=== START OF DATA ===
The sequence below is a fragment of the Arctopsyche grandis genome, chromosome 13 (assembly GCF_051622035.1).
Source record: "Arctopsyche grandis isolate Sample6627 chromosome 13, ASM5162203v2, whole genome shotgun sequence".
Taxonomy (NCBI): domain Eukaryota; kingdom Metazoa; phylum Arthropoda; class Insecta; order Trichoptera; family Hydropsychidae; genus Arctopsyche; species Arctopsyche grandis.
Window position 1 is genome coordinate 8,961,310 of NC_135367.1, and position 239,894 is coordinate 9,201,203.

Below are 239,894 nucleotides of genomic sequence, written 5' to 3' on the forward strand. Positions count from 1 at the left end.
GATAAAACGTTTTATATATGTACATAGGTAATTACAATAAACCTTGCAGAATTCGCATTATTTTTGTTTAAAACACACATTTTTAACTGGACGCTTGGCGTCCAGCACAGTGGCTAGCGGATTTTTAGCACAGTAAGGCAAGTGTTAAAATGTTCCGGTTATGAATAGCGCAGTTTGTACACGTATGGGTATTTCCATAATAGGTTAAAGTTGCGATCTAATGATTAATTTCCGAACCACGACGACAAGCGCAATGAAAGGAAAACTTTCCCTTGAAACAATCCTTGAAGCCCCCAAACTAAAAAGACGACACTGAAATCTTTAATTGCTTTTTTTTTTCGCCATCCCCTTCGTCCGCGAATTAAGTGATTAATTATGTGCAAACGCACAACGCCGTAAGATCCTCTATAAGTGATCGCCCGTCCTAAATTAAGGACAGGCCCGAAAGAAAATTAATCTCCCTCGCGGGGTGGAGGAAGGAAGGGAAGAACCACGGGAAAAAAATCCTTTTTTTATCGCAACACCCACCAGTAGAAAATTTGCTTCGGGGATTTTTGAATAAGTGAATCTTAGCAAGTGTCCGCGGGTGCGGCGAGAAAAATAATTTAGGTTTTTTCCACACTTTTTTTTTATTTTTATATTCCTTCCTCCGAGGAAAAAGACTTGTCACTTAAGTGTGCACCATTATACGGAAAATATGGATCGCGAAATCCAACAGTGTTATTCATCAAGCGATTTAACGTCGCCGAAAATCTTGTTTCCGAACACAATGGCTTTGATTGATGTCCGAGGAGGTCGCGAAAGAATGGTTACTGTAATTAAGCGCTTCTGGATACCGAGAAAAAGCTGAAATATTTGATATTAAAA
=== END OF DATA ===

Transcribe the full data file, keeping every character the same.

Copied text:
The sequence below is a fragment of the Arctopsyche grandis genome, chromosome 13 (assembly GCF_051622035.1).
Source record: "Arctopsyche grandis isolate Sample6627 chromosome 13, ASM5162203v2, whole genome shotgun sequence".
Taxonomy (NCBI): domain Eukaryota; kingdom Metazoa; phylum Arthropoda; class Insecta; order Trichoptera; family Hydropsychidae; genus Arctopsyche; species Arctopsyche grandis.
Window position 1 is genome coordinate 8,961,310 of NC_135367.1, and position 239,894 is coordinate 9,201,203.

Below are 239,894 nucleotides of genomic sequence, written 5' to 3' on the forward strand. Positions count from 1 at the left end.
GATAAAACGTTTTATATATGTACATAGGTAATTACAATAAACCTTGCAGAATTCGCATTATTTTTGTTTAAAACACACATTTTTAACTGGACGCTTGGCGTCCAGCACAGTGGCTAGCGGATTTTTAGCACAGTAAGGCAAGTGTTAAAATGTTCCGGTTATGAATAGCGCAGTTTGTACACGTATGGGTATTTCCATAATAGGTTAAAGTTGCGATCTAATGATTAATTTCCGAACCACGACGACAAGCGCAATGAAAGGAAAACTTTCCCTTGAAACAATCCTTGAAGCCCCCAAACTAAAAAGACGACACTGAAATCTTTAATTGCTTTTTTTTTTCGCCATCCCCTTCGTCCGCGAATTAAGTGATTAATTATGTGCAAACGCACAACGCCGTAAGATCCTCTATAAGTGATCGCCCGTCCTAAATTAAGGACAGGCCCGAAAGAAAATTAATCTCCCTCGCGGGGTGGAGGAAGGAAGGGAAGAACCACGGGAAAAAAATCCTTTTTTTATCGCAACACCCACCAGTAGAAAATTTGCTTCGGGGATTTTTGAATAAGTGAATCTTAGCAAGTGTCCGCGGGTGCGGCGAGAAAAATAATTTAGGTTTTTTCCACACTTTTTTTTTATTTTTATATTCCTTCCTCCGAGGAAAAAGACTTGTCACTTAAGTGTGCACCATTATACGGAAAATATGGATCGCGAAATCCAACAGTGTTATTCATCAAGCGATTTAACGTCGCCGAAAATCTTGTTTCCGAACACAATGGCTTTGATTGATGTCCGAGGAGGTCGCGAAAGAATGGTTACTGTAATTAAGCGCTTCTGGATACCGAGAAAAAGCTGAAATATTTGATATTAAAA